After all of the debate was over, both on the Senate floor and in the press, it boiled down to a party line vote – again, with six Democrats crossing over to vote for the other side. As Jim Abrams of The Associated Press reported:

The defeated resolution would have denied the Environmental Protection Agency the authority to move ahead with [its] rules [requiring permits for greenhouse gas emissions (“the tailoring rule”)], crafted under the federal Clean Air Act. With President Barack Obama’s broader clean energy legislation struggling to gain a foothold in the Senate, the vote took on greater significance as a signal of where lawmakers stand on dealing with climate change.

Despite Sen. Murkowski’s widely publicized claims that the EPA’s “tailoring rule” “would be an unprecedented – unprecedented – power grab” and claiming that “millions of residential buildings, schools and businesses found in every town in America would shoulder the new costs from cutting carbon,” the EPA was very careful to exclude small sources of greenhouse gas emissions by setting the threshold for reporting at 25,000 tons per year.

Some pundits are now arguing that the vote signals support for the Kerry-Lieberman-Graham energy-climate bill, although that support might be in the form of a compromise. This vote may allow “green-leaning” Republicans to get back into the game and negotiate even greater provisions on behalf of their constituents in return for offering the decisive votes needed to support passage.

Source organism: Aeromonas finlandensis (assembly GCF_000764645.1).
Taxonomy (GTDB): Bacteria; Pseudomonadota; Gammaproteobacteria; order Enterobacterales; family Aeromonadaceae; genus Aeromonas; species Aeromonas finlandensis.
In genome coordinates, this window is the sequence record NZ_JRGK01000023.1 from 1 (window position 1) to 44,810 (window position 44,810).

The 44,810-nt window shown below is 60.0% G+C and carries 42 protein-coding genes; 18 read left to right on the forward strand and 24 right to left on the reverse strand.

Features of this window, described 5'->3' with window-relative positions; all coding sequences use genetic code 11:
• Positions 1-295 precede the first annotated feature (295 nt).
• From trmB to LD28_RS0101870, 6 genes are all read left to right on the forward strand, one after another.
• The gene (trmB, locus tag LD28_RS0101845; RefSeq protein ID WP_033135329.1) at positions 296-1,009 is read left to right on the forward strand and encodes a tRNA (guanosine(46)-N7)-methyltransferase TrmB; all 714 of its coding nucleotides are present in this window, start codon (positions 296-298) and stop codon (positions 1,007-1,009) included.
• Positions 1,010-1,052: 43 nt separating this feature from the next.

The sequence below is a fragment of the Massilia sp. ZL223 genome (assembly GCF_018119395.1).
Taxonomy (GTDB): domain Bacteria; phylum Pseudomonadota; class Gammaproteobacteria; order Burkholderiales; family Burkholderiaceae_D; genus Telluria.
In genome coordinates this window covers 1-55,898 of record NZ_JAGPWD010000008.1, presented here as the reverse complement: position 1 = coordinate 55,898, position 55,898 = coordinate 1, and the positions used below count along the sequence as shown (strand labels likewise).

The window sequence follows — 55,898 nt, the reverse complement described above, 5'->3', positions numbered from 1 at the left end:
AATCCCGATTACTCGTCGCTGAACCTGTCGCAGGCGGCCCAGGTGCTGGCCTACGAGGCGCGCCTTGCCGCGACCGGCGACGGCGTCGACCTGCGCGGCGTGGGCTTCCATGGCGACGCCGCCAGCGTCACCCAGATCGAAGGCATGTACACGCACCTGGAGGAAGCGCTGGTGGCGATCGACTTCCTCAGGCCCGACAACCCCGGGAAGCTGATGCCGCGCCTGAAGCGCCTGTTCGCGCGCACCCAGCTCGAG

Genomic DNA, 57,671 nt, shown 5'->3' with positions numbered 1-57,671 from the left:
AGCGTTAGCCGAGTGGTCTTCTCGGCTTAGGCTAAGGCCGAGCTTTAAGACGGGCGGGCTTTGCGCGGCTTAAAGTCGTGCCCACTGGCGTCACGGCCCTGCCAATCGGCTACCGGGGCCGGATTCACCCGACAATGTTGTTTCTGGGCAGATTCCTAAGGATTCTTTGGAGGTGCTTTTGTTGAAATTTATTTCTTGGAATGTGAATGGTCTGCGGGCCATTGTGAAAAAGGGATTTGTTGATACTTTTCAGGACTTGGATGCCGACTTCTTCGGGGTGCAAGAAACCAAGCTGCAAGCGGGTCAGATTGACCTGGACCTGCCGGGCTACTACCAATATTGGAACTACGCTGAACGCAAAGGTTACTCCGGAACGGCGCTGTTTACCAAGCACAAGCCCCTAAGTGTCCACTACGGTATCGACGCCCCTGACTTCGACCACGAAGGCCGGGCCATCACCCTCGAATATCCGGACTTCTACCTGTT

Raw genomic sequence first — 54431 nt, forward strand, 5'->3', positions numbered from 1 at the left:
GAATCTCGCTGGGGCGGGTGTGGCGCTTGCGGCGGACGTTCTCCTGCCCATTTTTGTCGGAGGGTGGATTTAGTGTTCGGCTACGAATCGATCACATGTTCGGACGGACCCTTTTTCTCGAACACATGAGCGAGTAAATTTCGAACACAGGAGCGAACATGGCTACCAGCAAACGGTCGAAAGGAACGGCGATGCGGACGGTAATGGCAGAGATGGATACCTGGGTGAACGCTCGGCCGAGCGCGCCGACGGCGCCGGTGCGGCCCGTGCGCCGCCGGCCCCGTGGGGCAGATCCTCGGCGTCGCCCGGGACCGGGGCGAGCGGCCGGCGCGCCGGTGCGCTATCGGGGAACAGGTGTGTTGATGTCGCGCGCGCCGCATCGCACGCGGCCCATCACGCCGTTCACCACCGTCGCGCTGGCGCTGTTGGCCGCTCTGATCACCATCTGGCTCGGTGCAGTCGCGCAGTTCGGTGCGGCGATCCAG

Also on the agenda is Sen. Jay Rockefeller’s (one of the six Democratic defectors) bill that would postpone the EPA’s authority under the Clean Air Act for two years. Presumably, this would give the Congress enough to time to work out a legislative fix for greenhouse gas emissions. This compromise measure has much broader support than the Murkowski resolution. Sen. James Webb, a Democratic Senator from Virginia who voted against the Murkowski resolution, said that he would support the Rockefeller legislation: “I do not believe that Congress should cede its authority over an issue as important as climate change to unelected officials of the Executive Branch.”

While the dust may be settling on the Murkowski resolution, EPA’s authority to regulate greenhouse gas emissions is still in up in the air.